global climate change

Silver Linings in a Mushroom Cloud?

Silver linings are hard to find these days and it is apparent that we really have no clue how to proceed under this administration.

What are we to do when we realize that our country has become a threat to the well-being of the entire planet? What would happen to the human race if only idiots like Donald Trump survive the blast and resulting 'winter'?

The Overton Window And Changing In An Age of Decay

One of the biggest factors that President Obama and the US now face with regard to financial, healthcare and climate issues is the Overton Window:


The Overton Window is a means of visualizing which ideas define that range of acceptance by where they fall in it, and adding new ideas that can push the old ideas towards acceptance merely by making the limits more extreme.


Specifically, the rabid Reich- Right-wing lunacy over 8 of the preceding 9 years, increasingly shrill now that they've lost both the White House and majority control of Congress, has painted a very uninformed, intellectually dishonest picture of the causes, effects and cures for all the major issues we now face. In order to make lasting change, the President must first plug the major damages, then shift public & policy perspectives via the Overton Window in order to set the stage for making lasting changes.

Moving the Overton Window, named after the originator of the term, is essentially a method of changing the public's perception of acceptability:


Overton described a method for moving that window, thereby including previously excluded ideas, while excluding previously acceptable ideas. The technique relies on people promoting ideas even less acceptable than the previous "outer fringe" ideas. That makes those old fringe ideas look less extreme, and thereby acceptable. The idea is that priming the public with fringe ideas intended to be and remain unacceptable, will make the real target ideas seem more acceptable by comparison.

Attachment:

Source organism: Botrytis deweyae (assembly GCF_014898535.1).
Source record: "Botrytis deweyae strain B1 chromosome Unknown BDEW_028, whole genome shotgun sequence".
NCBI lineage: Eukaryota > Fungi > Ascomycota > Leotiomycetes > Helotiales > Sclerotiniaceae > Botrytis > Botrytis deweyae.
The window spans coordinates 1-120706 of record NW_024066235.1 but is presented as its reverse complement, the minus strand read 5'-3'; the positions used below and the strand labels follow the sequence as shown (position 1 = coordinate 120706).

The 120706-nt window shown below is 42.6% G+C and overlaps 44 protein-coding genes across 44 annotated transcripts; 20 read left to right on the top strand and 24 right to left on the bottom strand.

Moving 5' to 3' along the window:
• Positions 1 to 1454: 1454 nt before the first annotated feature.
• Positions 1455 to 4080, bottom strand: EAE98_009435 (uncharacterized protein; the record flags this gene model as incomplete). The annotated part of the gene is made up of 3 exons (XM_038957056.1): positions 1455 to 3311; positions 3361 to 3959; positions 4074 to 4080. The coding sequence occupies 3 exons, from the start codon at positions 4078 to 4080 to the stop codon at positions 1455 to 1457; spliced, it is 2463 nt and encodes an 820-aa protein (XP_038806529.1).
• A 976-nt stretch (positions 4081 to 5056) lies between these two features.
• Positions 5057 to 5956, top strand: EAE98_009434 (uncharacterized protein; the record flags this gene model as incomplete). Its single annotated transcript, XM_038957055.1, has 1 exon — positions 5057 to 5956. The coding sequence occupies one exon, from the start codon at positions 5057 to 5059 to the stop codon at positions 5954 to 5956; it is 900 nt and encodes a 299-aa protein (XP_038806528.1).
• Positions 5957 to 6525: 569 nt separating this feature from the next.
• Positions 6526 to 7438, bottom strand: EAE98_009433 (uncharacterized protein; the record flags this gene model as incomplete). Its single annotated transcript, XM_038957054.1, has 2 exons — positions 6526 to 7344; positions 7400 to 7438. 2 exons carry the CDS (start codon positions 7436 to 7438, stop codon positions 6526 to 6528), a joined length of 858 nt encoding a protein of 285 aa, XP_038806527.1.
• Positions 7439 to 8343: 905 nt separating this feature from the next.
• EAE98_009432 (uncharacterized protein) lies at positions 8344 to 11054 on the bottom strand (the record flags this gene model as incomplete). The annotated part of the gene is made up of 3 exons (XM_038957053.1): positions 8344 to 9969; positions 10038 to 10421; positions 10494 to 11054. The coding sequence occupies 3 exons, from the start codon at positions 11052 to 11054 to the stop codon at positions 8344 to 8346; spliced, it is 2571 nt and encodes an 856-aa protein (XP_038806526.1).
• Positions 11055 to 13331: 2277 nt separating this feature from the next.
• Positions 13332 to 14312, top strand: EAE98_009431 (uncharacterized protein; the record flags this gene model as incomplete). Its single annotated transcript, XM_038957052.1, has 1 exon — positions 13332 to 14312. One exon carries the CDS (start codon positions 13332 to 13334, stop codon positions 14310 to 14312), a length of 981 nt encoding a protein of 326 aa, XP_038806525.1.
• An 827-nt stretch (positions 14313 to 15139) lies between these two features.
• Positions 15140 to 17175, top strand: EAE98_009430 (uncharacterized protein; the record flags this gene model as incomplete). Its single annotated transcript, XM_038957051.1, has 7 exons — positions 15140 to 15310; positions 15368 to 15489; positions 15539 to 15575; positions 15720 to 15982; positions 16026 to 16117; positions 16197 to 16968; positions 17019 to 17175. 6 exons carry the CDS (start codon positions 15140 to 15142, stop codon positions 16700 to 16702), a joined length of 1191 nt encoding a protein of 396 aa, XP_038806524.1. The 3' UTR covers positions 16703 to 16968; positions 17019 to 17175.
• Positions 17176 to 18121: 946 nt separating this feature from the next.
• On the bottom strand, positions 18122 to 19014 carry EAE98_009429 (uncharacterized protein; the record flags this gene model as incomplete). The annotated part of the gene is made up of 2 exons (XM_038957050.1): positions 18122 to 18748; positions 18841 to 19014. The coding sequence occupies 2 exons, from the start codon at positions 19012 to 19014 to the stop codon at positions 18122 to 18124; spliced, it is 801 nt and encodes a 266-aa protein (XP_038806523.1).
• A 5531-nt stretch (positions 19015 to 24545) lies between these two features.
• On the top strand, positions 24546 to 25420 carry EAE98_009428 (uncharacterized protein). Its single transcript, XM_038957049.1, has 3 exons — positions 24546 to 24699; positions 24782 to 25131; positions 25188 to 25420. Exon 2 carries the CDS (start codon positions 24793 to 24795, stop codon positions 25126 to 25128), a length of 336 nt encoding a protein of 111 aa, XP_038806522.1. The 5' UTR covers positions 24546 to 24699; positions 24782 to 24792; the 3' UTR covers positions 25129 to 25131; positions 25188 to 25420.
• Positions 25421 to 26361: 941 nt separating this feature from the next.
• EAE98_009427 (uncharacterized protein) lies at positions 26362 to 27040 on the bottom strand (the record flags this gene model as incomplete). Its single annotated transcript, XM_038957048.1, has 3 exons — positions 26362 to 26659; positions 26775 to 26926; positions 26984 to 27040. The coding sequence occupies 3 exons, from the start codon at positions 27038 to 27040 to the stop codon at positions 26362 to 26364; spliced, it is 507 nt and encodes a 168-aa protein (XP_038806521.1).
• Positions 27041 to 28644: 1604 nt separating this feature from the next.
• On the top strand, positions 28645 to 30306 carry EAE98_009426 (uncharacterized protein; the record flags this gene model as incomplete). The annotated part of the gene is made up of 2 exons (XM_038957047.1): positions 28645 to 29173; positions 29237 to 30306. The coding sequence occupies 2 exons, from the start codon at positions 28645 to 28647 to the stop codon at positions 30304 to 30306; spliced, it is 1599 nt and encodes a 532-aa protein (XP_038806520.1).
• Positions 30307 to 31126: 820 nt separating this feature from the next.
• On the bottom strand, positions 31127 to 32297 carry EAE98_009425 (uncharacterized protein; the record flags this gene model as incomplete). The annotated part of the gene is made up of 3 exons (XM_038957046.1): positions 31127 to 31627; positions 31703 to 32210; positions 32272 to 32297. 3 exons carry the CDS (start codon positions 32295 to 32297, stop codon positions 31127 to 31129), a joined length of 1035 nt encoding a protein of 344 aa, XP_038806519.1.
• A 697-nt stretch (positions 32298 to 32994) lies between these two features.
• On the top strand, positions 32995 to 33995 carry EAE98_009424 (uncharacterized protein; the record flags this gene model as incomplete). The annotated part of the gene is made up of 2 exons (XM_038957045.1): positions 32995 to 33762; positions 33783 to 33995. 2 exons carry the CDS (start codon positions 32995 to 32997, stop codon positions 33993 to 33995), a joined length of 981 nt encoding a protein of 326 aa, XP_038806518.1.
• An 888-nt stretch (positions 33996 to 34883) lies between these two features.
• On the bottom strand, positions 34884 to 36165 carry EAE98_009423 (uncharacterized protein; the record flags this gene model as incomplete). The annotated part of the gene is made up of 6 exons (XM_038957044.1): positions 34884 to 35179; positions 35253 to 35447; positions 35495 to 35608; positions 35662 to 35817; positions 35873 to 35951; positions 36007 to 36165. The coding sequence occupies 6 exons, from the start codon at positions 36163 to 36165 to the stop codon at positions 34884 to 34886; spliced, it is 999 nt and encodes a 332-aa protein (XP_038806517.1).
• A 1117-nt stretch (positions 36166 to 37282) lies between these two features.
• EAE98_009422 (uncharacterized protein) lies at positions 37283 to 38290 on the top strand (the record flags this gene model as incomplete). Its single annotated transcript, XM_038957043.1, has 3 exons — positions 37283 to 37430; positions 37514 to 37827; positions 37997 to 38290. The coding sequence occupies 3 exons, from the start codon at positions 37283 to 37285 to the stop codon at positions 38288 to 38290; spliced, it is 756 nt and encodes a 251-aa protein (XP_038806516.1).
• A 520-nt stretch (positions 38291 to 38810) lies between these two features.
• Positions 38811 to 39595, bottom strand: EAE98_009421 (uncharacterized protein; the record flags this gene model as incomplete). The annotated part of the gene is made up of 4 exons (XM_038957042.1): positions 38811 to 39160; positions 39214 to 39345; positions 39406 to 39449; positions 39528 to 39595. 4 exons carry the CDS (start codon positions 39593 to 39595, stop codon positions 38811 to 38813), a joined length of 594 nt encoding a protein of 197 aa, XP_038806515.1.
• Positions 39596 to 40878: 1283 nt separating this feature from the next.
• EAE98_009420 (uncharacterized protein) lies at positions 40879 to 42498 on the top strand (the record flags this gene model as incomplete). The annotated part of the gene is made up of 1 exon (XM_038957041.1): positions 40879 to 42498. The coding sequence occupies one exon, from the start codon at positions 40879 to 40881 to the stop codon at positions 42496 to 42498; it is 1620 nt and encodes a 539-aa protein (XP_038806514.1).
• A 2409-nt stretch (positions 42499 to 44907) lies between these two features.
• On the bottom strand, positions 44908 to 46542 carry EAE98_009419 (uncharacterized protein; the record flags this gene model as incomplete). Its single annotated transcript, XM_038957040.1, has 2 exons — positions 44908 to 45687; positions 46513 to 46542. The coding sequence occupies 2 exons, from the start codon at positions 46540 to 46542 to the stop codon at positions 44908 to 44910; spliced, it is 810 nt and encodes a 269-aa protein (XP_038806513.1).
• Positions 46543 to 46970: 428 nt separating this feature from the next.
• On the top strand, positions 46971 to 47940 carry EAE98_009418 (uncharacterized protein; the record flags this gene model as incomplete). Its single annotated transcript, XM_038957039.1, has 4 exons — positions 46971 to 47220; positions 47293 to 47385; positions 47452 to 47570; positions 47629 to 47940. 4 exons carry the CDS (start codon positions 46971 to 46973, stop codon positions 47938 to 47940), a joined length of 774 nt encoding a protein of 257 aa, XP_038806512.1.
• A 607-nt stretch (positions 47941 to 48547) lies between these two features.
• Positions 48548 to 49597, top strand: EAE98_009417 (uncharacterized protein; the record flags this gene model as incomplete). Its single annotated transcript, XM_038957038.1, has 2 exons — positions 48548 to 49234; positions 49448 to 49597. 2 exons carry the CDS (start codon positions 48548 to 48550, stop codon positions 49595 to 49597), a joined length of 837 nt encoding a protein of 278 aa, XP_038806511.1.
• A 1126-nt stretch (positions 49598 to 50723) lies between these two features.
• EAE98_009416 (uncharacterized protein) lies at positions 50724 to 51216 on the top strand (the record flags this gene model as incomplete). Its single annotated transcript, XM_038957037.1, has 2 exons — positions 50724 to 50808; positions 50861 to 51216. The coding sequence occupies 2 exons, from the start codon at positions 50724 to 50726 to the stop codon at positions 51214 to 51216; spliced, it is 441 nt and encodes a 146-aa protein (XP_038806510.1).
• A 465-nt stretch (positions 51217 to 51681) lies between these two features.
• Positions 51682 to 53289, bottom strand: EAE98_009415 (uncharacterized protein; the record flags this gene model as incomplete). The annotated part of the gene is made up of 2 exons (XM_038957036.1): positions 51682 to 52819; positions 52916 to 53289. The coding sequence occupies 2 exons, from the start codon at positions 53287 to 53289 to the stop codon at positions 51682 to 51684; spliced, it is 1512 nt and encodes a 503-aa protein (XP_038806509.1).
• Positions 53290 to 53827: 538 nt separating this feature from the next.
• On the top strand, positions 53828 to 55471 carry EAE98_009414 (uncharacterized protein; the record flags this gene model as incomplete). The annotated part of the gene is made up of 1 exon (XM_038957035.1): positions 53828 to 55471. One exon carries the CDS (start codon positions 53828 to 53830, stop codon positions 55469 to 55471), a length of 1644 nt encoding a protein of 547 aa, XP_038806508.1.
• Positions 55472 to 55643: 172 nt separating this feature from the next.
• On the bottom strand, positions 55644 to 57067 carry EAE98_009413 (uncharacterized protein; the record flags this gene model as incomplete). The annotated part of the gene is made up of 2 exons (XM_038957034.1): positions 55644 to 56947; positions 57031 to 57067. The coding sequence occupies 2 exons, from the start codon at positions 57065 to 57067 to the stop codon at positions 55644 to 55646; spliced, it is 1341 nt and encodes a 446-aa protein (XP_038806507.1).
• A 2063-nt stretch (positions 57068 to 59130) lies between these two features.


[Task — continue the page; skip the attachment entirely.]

It takes a lot of time and effort to make major policy shifts even when not addressing the possible effects of public perception. Changing national policies has often been described as driving a very large bus or delivery truck, or attempting to turn a huge ship at sea: it starts changing direction slowly and is a bit unwieldy to steer. President Obama's words at the world climate talks at Copenhagen reminded me of this:

Global Climate Change: Warming, Stagnant, Cooling Or What?

The recent "scandal" of hacked emails has created a flurry of activity between global climate change proponents and opponents. From this AP article by David Stringer:

In one of the stolen e-mails, Trenberth is quoted as saying "we can't account for the lack of warming at the moment and it is a travesty that we can't."

He said the comment is presented by skeptics as evidence scientists can't explain some trends that appear to contradict their stance on climate change. Trenberth explained his phrase was actually contained in a paper he wrote about the need for better monitoring of global warming to explain the anomalies — in particular improved recording of rising sea surface temperatures.

In another e-mail posted online, and unrelated to Trenberth, the British research center's director, Phil Jones, wrote that he had used a "trick" to "hide the decline" in a chart detailing recent global temperatures. Jones has denied manipulating evidence and insisted his comment had been misunderstood. He said in a statement Saturday that he'd used the word trick "as in a clever thing to do."

A different AP piece, by Seth Borenstein, appears to provide some facts that back up the frustrated climatologists' claims about context:

Drawing A Line in the Black Sand

Crossposted from DailyKos. (Thanks!) Promoted. It's quite long, but well worth it. -- GH

I think it was maybe a year ago I was flicking through cable TV, and I happened across a movie called "There Will Be Blood."